Tales Of Gallanol : Ch.6 The Party (Part 2: Aftermath)
Ch.6 The Party (Part 2: Aftermath)
At midday the following morning Jovian returned to his temporary quarters in the Wall Barracks below the Palace with the Galdelleini soldiers. Iain Cullough met him as he was about to enter his room. He had been at the Party.
“Well you certainly picked the best of the bunch last night Jovian! The flower I got let me take her home early, but it turned out she was married. Her husband is with King Lew in Morith, a rich man, I believe.”
Jovian said nothing on that subject, but, “You saw them lay into me last night, did you, as well?” he asked.
“From what I saw, you laid into young Cynan. You shouldn’t have done that, you know. He was fully drunk, and besides, he is one of Deneldinhew’s finest, a special favourite.” Iain seemed to see it as a joke, like he saw everything as a joke, but Jovian was not amused. If Iain had not noticed that he had been picked on, then Deneldinhew would not have, if he had been looking. And surely Owen would have told him his version; another black mark against his name.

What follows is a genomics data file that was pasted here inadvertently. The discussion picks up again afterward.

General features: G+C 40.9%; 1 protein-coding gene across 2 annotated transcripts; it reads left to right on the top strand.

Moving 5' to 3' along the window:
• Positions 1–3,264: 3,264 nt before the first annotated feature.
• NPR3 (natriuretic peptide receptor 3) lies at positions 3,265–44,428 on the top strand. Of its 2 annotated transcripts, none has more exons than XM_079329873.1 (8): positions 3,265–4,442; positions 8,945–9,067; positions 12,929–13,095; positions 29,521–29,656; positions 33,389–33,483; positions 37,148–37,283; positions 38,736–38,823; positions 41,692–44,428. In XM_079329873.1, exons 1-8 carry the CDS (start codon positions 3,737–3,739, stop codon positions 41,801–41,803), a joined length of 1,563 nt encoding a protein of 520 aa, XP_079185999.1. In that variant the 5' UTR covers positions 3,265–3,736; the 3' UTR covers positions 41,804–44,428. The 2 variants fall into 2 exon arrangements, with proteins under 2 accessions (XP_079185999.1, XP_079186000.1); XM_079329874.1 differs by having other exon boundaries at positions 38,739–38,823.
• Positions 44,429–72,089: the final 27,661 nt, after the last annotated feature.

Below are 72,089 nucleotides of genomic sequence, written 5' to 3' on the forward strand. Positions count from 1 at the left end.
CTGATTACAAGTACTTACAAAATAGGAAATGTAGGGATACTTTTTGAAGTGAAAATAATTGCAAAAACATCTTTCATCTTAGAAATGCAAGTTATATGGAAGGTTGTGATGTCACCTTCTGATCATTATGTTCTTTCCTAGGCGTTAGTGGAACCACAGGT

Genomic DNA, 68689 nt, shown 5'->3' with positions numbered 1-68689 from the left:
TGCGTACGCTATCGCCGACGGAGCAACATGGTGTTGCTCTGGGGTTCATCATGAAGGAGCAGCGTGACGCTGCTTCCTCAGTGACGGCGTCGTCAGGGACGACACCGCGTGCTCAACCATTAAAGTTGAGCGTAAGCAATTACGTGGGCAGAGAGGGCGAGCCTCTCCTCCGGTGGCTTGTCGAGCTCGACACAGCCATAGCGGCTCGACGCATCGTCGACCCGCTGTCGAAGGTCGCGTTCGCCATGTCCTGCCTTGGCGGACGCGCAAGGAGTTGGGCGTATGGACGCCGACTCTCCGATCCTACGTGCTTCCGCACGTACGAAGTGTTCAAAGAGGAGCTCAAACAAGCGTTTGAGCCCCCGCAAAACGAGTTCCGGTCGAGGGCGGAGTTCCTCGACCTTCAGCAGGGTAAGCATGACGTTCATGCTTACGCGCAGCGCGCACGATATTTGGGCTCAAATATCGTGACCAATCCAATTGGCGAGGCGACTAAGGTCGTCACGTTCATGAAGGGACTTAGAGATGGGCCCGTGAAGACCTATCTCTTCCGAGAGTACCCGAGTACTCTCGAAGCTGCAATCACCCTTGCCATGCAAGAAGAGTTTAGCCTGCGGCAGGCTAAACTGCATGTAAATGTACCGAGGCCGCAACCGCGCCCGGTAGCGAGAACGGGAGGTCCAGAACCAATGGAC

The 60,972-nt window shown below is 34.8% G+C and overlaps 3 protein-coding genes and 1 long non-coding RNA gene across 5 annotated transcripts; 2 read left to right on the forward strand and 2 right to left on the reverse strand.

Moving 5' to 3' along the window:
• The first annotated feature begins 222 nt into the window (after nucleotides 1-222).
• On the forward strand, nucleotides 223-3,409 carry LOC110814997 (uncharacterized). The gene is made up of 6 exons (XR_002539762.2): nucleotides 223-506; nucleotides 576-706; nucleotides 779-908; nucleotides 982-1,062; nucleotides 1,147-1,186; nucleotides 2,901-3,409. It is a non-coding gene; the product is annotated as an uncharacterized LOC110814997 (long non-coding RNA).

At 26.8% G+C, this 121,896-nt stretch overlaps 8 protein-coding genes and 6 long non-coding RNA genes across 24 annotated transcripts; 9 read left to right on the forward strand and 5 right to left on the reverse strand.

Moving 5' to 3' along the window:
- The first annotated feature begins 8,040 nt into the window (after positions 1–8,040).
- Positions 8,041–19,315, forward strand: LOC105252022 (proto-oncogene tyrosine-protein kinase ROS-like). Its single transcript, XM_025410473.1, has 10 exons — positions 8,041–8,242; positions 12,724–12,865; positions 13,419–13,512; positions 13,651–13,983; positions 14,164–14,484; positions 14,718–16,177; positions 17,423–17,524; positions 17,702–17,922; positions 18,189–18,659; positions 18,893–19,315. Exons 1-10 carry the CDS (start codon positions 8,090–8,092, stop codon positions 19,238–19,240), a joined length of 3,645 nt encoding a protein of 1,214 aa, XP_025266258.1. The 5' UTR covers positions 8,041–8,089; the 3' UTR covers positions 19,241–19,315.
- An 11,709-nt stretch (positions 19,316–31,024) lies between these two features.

“I did not start it. Owen Gireald sent Cynan to pick a fight with me so that he could make it look to the High King that I had started it.”
Iain laughed, “Then you will be in deep trouble.” The man was being sarcastic. Jovian thought he was a fool at that moment, but of course no one else knew of Owen’s vendetta. To Iain it was just a drunken scuffle over an attractive woman. How could Jovian expect him to sympathise or understand? He was alone in the whole of Deneldinhew’s army, without allies with whom he could fight Owen Gireald.
“I tell you Owen Gireald wants me dead,” Jovian said. Iain just laughed louder, oblivious to Jovian’s feelings.